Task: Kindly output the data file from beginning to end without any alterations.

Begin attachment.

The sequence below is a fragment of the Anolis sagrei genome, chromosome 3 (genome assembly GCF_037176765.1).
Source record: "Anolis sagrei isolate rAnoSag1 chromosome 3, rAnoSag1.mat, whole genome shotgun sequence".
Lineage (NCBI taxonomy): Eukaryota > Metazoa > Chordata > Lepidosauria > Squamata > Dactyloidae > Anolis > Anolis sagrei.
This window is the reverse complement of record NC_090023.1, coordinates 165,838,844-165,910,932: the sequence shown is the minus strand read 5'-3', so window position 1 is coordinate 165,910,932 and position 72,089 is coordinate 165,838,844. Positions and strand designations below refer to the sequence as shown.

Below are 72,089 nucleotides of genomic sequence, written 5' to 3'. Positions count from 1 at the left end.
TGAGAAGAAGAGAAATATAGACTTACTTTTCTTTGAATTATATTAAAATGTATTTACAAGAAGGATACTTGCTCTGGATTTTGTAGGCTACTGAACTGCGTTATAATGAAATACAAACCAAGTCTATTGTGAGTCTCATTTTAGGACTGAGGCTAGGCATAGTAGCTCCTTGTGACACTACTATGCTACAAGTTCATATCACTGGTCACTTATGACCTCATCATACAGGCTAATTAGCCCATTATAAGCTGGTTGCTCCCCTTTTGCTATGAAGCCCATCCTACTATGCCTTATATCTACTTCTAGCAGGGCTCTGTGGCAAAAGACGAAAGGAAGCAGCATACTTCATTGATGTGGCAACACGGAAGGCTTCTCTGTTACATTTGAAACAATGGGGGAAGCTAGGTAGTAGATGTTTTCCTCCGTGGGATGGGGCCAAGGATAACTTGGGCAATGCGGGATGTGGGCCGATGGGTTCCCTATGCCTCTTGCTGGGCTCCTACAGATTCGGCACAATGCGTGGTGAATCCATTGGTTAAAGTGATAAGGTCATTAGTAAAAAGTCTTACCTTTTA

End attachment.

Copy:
The sequence below is a fragment of the Anolis sagrei genome, chromosome 3 (genome assembly GCF_037176765.1).
Source record: "Anolis sagrei isolate rAnoSag1 chromosome 3, rAnoSag1.mat, whole genome shotgun sequence".
Lineage (NCBI taxonomy): Eukaryota > Metazoa > Chordata > Lepidosauria > Squamata > Dactyloidae > Anolis > Anolis sagrei.
This window is the reverse complement of record NC_090023.1, coordinates 165,838,844-165,910,932: the sequence shown is the minus strand read 5'-3', so window position 1 is coordinate 165,910,932 and position 72,089 is coordinate 165,838,844. Positions and strand designations below refer to the sequence as shown.

Below are 72,089 nucleotides of genomic sequence, written 5' to 3'. Positions count from 1 at the left end.
TGAGAAGAAGAGAAATATAGACTTACTTTTCTTTGAATTATATTAAAATGTATTTACAAGAAGGATACTTGCTCTGGATTTTGTAGGCTACTGAACTGCGTTATAATGAAATACAAACCAAGTCTATTGTGAGTCTCATTTTAGGACTGAGGCTAGGCATAGTAGCTCCTTGTGACACTACTATGCTACAAGTTCATATCACTGGTCACTTATGACCTCATCATACAGGCTAATTAGCCCATTATAAGCTGGTTGCTCCCCTTTTGCTATGAAGCCCATCCTACTATGCCTTATATCTACTTCTAGCAGGGCTCTGTGGCAAAAGACGAAAGGAAGCAGCATACTTCATTGATGTGGCAACACGGAAGGCTTCTCTGTTACATTTGAAACAATGGGGGAAGCTAGGTAGTAGATGTTTTCCTCCGTGGGATGGGGCCAAGGATAACTTGGGCAATGCGGGATGTGGGCCGATGGGTTCCCTATGCCTCTTGCTGGGCTCCTACAGATTCGGCACAATGCGTGGTGAATCCATTGGTTAAAGTGATAAGGTCATTAGTAAAAAGTCTTACCTTTTA